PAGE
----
269011 Comparing adenoma detection rate and type under a state-of-art colonoscopy protocol vs. typical community-based center protocols in community-based practice settings - Implications for cancer protection

Wednesday, October 31, 2012 : 12:30 PM - 12:50 PM

Sudha Xirasagar, MBBS, PhD , Dept of Health Services Policy and Management, University of South Carolina, Arnold School of Public Health, Columbia, SC
Yi-Jhen Li, MHA , Dept of Health Services Policy and Management, University of South Carolina, Arnold School of Public Health, Columbia, SC
Thomas G. Hurley, MS , Cancer Prevention & Control Program, University of South Carolina, Columbia, SC
Chaiporn Pumkam, MHA , Health Services Policy and Management, University of South Carolina, Columbia, SC
James R. Hebert, ScD , Cancer Prevention and Control Program, University of South Carolina, Columbia, SC
Wide variations in adenoma detection and missed adenoma rates are documented. South Carolina's SCOPE-SC program that funded colonoscopy screening for the indigent, presented a unique natural experiment. We compare polyp and adenoma rates at one center implementing a state-of-art colonoscopy protocol, with the remaining centers that lacked three features, two-person technique in colonoscope insertion and manipulation, 3 persons viewing the video screen, and deep sedation with propofol. In addition the center requires gradual colonoscope insertion and withdrawal, emphasizing polyp search and removal throughout the procedure to minimize missed polyps. Objective: a) Compare adenoma rates/characteristics between Site-3 (high case yield-optimized protocol) with comparison sites (typical community-based endoscopy centers), b) Assess cancer protection implications. Results: Of total 665 Year-I clients, Site-3 and comparison sites served 325 and 340 clients respectively, both groups similar on race and gender. Percentages of patients with polyp(s) were 78.4% and 35.3% respectively, and with adenoma(s) 37.5% and 18.2% (both p<0.001). A total of 252 adenomas were removed at Site 3 vs. 86 at comparison sites (Mean Number of Adenomas per patient screened (MNA) 0.78 vs. 0.26, p<0.001). Proportions of adenomas among polyps (PAP) were similar, 35.3% and 42.1%. Excess adenomas found by Site 3 were ≤5 mm (MNA 0.59 Site 3 vs. 0.16; p<0.001)), or 6-9mm (MNA 0.11 vs. 0.05; p<0.01), with no difference for large adenomas. Comparing adenoma histology, advanced histology percentages (high grade neoplasia, villous, tubulovillous, serrated,or carcinoma) were similar, 9.9% vs. 12.8%. Percentages of small, medium and large adenomas showing advanced histology were similar. One 2mm adenoma was an invasive carcinoma. Conclusions: Comparison sites detected fewer adenomas, "missing" adenomas being <9mm. Site-3 "excess" adenoma categories were histologically as advanced as corresponding comparison sites' adenomas. The similarity of Site-3's polyp detection rate to the documented autopsy study rates suggests it is the true population polyp rate in this population. SCOPE-SC patients were uniformly low SES, and teh 2 site groups were similar on race/gender composition. Therefore Site-3 "excess" adenomas may reflect missed adenomas at comparison sites, The disproportionately higher frequency of small adenomas at Site-3, coupled with histologically similar profiles at the two site groups, and the finding of invasive malignancy in one 2mm adenoma lead us to conclude that the magnitude of "missed" small adenomas by comparison sites may have reduced the cancer protection conferred. High rates by Site 3 may validate the utility of its state-of-art protocol to enhance lesion detection and removal.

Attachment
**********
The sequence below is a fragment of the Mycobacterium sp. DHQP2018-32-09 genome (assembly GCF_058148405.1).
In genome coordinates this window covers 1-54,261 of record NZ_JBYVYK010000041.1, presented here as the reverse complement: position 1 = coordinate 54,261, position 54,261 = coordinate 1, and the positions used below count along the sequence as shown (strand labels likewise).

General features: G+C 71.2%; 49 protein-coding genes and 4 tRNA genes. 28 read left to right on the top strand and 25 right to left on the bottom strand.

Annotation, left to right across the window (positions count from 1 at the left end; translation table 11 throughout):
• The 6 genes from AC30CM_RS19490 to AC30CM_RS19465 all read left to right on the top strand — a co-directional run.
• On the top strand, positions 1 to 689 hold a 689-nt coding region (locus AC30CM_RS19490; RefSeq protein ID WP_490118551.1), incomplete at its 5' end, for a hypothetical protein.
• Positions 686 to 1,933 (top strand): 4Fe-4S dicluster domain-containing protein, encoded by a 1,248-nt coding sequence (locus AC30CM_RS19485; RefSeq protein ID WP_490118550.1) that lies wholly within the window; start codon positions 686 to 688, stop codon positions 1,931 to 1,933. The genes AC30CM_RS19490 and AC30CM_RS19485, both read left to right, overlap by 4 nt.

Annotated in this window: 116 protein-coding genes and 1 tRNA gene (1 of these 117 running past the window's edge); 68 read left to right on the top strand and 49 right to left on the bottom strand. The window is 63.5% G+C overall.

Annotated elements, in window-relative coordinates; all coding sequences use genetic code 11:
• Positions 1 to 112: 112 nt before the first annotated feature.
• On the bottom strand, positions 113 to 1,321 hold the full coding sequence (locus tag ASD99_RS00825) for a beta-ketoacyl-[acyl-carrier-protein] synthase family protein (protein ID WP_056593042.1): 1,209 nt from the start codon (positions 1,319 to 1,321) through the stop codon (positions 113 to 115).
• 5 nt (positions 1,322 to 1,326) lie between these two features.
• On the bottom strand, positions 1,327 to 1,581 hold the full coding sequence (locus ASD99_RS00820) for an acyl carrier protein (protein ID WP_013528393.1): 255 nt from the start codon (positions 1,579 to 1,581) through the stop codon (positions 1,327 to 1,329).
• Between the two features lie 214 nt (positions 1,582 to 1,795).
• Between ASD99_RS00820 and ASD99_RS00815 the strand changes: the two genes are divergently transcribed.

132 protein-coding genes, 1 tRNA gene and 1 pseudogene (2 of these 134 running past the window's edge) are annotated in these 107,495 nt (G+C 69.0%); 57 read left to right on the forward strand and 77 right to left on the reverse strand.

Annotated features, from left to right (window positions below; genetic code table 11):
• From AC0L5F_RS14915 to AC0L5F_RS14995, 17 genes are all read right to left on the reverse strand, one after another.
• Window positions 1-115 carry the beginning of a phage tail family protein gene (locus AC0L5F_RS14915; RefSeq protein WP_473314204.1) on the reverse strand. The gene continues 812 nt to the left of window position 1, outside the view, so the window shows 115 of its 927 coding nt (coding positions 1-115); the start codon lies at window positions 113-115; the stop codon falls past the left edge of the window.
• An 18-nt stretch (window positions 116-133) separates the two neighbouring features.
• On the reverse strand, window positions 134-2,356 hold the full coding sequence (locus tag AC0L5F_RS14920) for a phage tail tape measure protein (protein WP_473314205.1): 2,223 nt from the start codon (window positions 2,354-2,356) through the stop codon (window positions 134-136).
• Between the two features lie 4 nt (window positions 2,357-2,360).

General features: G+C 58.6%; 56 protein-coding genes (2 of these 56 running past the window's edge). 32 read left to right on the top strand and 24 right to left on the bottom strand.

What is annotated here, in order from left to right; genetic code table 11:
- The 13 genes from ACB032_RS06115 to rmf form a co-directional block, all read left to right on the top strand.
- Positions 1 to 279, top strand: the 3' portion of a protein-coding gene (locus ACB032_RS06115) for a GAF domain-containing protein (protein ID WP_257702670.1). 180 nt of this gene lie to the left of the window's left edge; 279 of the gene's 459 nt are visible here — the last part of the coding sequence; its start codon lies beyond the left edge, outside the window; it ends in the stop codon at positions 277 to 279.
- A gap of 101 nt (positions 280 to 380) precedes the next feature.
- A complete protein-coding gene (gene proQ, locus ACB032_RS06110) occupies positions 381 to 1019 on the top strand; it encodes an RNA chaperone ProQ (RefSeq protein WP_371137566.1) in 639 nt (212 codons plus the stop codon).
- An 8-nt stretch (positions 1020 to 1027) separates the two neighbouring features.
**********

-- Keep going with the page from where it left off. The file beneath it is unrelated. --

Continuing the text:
Learning Areas:
Administer health education strategies, interventions and programs
Chronic disease management and prevention
Clinical medicine applied in public health
Other professions or practice related to public health

Learning Objectives:
To describe the differences in adenoma detection rates under state-of-art vs. standard community practice protocols of screening colonoscopy performance. To evaluate the resulting cancer protection implications that may arise out of "missed" adenomas in low performing sites

Keywords: Cancer Screening, Quality Improvement

Presenting author's disclosure statement:

Qualified on the content I am responsible for because: I was the PI on this evaluation project.
Any relevant financial relationships? No

I agree to comply with the American Public Health Association Conflict of Interest and Commercial Support Guidelines, and to disclose to the participants any off-label or experimental uses of a commercial product or service discussed in my presentation.